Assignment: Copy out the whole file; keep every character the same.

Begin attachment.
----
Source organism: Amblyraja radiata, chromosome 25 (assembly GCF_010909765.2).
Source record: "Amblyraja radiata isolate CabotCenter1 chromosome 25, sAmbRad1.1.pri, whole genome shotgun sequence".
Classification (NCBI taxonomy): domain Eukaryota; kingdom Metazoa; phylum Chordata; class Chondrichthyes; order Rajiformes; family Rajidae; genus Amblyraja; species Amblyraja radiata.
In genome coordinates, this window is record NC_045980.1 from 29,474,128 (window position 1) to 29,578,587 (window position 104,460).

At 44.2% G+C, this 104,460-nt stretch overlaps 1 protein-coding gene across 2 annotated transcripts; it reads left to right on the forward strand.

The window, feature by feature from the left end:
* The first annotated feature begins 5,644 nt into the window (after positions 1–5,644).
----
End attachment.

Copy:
Source organism: Amblyraja radiata, chromosome 25 (assembly GCF_010909765.2).
Source record: "Amblyraja radiata isolate CabotCenter1 chromosome 25, sAmbRad1.1.pri, whole genome shotgun sequence".
Classification (NCBI taxonomy): domain Eukaryota; kingdom Metazoa; phylum Chordata; class Chondrichthyes; order Rajiformes; family Rajidae; genus Amblyraja; species Amblyraja radiata.
In genome coordinates, this window is record NC_045980.1 from 29,474,128 (window position 1) to 29,578,587 (window position 104,460).

At 44.2% G+C, this 104,460-nt stretch overlaps 1 protein-coding gene across 2 annotated transcripts; it reads left to right on the forward strand.

The window, feature by feature from the left end:
* The first annotated feature begins 5,644 nt into the window (after positions 1–5,644).